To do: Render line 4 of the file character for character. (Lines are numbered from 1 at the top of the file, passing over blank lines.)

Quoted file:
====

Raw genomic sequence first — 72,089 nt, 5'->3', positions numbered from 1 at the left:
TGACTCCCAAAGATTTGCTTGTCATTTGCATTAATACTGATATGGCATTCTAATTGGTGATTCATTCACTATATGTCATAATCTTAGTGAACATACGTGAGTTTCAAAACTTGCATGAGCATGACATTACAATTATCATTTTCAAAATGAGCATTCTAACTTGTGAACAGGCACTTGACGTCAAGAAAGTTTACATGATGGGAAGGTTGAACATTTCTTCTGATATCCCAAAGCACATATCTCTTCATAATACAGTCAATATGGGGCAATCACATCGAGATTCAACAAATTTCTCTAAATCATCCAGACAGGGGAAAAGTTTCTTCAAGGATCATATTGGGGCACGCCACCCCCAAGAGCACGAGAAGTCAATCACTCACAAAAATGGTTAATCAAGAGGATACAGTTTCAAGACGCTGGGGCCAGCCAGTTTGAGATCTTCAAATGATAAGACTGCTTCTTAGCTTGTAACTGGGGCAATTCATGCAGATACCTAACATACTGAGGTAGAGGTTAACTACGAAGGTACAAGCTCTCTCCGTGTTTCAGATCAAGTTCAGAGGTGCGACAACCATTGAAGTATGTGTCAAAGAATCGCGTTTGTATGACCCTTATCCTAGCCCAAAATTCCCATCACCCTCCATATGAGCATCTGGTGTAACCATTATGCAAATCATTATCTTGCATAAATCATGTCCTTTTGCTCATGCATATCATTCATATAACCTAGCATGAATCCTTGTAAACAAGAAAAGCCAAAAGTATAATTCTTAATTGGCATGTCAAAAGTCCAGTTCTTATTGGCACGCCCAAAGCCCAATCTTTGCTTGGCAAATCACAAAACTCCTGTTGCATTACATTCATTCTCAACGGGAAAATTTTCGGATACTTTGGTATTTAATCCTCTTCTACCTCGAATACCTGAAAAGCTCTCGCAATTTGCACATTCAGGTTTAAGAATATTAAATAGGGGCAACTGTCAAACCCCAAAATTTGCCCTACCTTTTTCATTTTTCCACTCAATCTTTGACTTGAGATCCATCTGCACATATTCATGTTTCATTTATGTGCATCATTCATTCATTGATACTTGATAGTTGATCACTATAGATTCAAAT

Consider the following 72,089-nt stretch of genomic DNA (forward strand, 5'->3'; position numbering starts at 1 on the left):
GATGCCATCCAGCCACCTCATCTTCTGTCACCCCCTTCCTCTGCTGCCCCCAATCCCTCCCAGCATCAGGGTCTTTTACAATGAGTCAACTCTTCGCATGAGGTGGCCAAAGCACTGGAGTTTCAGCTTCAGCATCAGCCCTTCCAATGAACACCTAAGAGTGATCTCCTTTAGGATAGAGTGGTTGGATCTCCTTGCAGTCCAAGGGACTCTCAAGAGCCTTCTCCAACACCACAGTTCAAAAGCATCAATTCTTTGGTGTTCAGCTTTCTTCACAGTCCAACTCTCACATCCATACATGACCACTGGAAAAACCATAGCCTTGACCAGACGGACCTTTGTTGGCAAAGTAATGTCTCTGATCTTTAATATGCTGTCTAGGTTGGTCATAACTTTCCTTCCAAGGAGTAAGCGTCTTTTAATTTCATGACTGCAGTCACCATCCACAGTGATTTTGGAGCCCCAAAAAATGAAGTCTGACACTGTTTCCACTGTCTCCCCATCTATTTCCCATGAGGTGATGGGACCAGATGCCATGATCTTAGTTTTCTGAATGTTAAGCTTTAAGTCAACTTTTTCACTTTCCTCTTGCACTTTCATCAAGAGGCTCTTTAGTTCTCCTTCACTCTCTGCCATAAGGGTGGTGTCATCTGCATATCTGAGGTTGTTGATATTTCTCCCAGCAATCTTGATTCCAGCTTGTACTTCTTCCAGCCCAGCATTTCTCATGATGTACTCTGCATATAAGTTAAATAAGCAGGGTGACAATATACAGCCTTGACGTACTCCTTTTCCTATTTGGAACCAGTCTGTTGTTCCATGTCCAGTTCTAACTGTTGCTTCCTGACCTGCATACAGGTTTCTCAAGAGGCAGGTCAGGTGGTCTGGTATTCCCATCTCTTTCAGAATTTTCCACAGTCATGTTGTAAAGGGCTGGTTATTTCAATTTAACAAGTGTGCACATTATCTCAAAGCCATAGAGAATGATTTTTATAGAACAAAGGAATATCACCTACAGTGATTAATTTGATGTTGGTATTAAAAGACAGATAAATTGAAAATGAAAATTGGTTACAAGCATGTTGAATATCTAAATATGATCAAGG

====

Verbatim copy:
GATGCCATCCAGCCACCTCATCTTCTGTCACCCCCTTCCTCTGCTGCCCCCAATCCCTCCCAGCATCAGGGTCTTTTACAATGAGTCAACTCTTCGCATGAGGTGGCCAAAGCACTGGAGTTTCAGCTTCAGCATCAGCCCTTCCAATGAACACCTAAGAGTGATCTCCTTTAGGATAGAGTGGTTGGATCTCCTTGCAGTCCAAGGGACTCTCAAGAGCCTTCTCCAACACCACAGTTCAAAAGCATCAATTCTTTGGTGTTCAGCTTTCTTCACAGTCCAACTCTCACATCCATACATGACCACTGGAAAAACCATAGCCTTGACCAGACGGACCTTTGTTGGCAAAGTAATGTCTCTGATCTTTAATATGCTGTCTAGGTTGGTCATAACTTTCCTTCCAAGGAGTAAGCGTCTTTTAATTTCATGACTGCAGTCACCATCCACAGTGATTTTGGAGCCCCAAAAAATGAAGTCTGACACTGTTTCCACTGTCTCCCCATCTATTTCCCATGAGGTGATGGGACCAGATGCCATGATCTTAGTTTTCTGAATGTTAAGCTTTAAGTCAACTTTTTCACTTTCCTCTTGCACTTTCATCAAGAGGCTCTTTAGTTCTCCTTCACTCTCTGCCATAAGGGTGGTGTCATCTGCATATCTGAGGTTGTTGATATTTCTCCCAGCAATCTTGATTCCAGCTTGTACTTCTTCCAGCCCAGCATTTCTCATGATGTACTCTGCATATAAGTTAAATAAGCAGGGTGACAATATACAGCCTTGACGTACTCCTTTTCCTATTTGGAACCAGTCTGTTGTTCCATGTCCAGTTCTAACTGTTGCTTCCTGACCTGCATACAGGTTTCTCAAGAGGCAGGTCAGGTGGTCTGGTATTCCCATCTCTTTCAGAATTTTCCACAGTCATGTTGTAAAGGGCTGGTTATTTCAATTTAACAAGTGTGCACATTATCTCAAAGCCATAGAGAATGATTTTTATAGAACAAAGGAATATCACCTACAGTGATTAATTTGATGTTGGTATTAAAAGACAGATAAATTGAAAATGAAAATTGGTTACAAGCATGTTGAATATCTAAATATGATCAAGG